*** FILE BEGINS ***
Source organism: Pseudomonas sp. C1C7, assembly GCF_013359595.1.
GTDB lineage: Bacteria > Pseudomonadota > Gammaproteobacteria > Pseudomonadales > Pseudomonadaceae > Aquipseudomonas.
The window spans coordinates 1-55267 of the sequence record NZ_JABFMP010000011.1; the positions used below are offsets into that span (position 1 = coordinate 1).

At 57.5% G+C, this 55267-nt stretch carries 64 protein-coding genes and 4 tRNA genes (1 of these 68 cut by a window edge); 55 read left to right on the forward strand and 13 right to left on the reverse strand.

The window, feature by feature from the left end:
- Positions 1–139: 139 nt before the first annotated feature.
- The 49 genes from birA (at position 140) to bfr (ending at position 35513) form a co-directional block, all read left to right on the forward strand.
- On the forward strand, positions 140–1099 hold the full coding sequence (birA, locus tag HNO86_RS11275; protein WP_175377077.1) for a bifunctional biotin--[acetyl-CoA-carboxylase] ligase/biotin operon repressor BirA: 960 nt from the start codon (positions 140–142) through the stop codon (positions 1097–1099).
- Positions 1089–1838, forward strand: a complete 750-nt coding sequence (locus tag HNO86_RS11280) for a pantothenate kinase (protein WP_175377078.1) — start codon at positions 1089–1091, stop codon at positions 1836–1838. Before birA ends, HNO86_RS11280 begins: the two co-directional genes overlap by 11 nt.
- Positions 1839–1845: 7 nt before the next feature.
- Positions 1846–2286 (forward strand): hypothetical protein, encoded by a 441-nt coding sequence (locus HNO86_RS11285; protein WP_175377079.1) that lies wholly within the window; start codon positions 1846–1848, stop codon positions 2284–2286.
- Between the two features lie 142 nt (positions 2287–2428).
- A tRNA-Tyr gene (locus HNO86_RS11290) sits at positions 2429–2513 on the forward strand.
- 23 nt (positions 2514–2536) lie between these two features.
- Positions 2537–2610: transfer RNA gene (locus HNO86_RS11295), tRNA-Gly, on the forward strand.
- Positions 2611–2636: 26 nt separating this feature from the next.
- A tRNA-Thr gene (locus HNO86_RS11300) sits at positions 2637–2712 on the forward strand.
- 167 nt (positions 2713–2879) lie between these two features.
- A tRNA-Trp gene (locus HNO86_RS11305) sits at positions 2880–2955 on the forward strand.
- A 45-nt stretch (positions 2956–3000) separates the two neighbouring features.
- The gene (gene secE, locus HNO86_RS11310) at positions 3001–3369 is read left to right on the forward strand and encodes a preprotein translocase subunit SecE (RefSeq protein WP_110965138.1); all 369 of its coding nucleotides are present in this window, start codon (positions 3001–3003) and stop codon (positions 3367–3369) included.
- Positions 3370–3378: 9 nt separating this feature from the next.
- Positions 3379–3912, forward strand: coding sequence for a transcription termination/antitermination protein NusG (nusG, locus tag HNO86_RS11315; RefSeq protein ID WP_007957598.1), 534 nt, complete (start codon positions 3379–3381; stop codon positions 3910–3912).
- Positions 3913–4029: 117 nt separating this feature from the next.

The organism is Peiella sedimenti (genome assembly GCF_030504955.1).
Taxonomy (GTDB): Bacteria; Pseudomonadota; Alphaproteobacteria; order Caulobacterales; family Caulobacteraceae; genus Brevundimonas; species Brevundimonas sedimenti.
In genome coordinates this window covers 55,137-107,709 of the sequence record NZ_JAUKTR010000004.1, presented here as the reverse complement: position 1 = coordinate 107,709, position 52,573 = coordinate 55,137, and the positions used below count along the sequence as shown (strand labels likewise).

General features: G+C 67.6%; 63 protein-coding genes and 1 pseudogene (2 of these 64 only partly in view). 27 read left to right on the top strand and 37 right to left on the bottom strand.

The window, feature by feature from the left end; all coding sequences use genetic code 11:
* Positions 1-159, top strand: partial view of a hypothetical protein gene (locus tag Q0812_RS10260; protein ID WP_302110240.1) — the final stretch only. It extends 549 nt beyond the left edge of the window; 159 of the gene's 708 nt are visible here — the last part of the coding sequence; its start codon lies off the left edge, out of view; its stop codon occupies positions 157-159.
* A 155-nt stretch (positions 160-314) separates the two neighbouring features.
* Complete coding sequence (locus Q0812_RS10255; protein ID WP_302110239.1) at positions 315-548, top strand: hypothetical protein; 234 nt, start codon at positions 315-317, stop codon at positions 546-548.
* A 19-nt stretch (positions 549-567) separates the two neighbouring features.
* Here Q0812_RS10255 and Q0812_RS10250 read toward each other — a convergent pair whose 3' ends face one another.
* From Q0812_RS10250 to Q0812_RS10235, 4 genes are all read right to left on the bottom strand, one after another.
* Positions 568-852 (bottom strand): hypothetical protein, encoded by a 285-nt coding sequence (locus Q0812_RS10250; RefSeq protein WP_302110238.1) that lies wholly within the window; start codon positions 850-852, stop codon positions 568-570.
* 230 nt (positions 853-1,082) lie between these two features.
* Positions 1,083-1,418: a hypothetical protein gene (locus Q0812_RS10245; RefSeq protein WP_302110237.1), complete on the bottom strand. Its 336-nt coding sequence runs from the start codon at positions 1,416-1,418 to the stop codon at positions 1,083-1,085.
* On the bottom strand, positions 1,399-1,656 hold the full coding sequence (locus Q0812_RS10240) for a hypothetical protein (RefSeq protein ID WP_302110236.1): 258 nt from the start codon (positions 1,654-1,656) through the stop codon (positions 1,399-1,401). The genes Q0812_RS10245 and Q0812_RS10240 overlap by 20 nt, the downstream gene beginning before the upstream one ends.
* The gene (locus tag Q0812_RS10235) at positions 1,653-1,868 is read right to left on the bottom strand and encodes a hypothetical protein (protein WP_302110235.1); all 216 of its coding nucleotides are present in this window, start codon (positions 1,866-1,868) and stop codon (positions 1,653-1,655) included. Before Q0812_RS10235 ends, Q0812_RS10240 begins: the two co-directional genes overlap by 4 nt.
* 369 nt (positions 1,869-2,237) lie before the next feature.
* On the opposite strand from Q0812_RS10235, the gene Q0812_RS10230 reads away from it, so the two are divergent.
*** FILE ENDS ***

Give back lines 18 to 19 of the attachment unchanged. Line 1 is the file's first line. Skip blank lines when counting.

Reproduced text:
- 167 nt (positions 2713–2879) lie between these two features.
- A tRNA-Trp gene (locus HNO86_RS11305) sits at positions 2880–2955 on the forward strand.